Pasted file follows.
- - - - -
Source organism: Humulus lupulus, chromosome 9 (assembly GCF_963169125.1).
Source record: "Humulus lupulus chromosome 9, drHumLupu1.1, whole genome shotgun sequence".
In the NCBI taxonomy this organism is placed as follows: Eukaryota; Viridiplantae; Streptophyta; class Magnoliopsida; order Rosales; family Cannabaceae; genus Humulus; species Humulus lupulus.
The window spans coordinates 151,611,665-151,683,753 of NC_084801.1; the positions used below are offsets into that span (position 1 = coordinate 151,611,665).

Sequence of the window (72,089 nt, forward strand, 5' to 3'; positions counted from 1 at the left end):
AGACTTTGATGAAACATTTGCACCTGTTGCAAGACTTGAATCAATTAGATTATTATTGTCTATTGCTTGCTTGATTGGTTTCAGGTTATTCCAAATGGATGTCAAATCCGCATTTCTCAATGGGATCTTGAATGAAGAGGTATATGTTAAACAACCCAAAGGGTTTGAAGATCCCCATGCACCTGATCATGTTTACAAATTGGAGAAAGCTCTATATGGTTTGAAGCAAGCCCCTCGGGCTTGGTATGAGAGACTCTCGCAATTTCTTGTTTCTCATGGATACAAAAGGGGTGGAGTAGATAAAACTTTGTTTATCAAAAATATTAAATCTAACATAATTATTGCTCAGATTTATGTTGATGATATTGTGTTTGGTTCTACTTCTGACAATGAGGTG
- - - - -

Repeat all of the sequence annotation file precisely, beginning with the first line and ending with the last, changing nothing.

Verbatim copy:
Source organism: Humulus lupulus, chromosome 9 (assembly GCF_963169125.1).
Source record: "Humulus lupulus chromosome 9, drHumLupu1.1, whole genome shotgun sequence".
In the NCBI taxonomy this organism is placed as follows: Eukaryota; Viridiplantae; Streptophyta; class Magnoliopsida; order Rosales; family Cannabaceae; genus Humulus; species Humulus lupulus.
The window spans coordinates 151,611,665-151,683,753 of NC_084801.1; the positions used below are offsets into that span (position 1 = coordinate 151,611,665).

Sequence of the window (72,089 nt, forward strand, 5' to 3'; positions counted from 1 at the left end):
AGACTTTGATGAAACATTTGCACCTGTTGCAAGACTTGAATCAATTAGATTATTATTGTCTATTGCTTGCTTGATTGGTTTCAGGTTATTCCAAATGGATGTCAAATCCGCATTTCTCAATGGGATCTTGAATGAAGAGGTATATGTTAAACAACCCAAAGGGTTTGAAGATCCCCATGCACCTGATCATGTTTACAAATTGGAGAAAGCTCTATATGGTTTGAAGCAAGCCCCTCGGGCTTGGTATGAGAGACTCTCGCAATTTCTTGTTTCTCATGGATACAAAAGGGGTGGAGTAGATAAAACTTTGTTTATCAAAAATATTAAATCTAACATAATTATTGCTCAGATTTATGTTGATGATATTGTGTTTGGTTCTACTTCTGACAATGAGGTG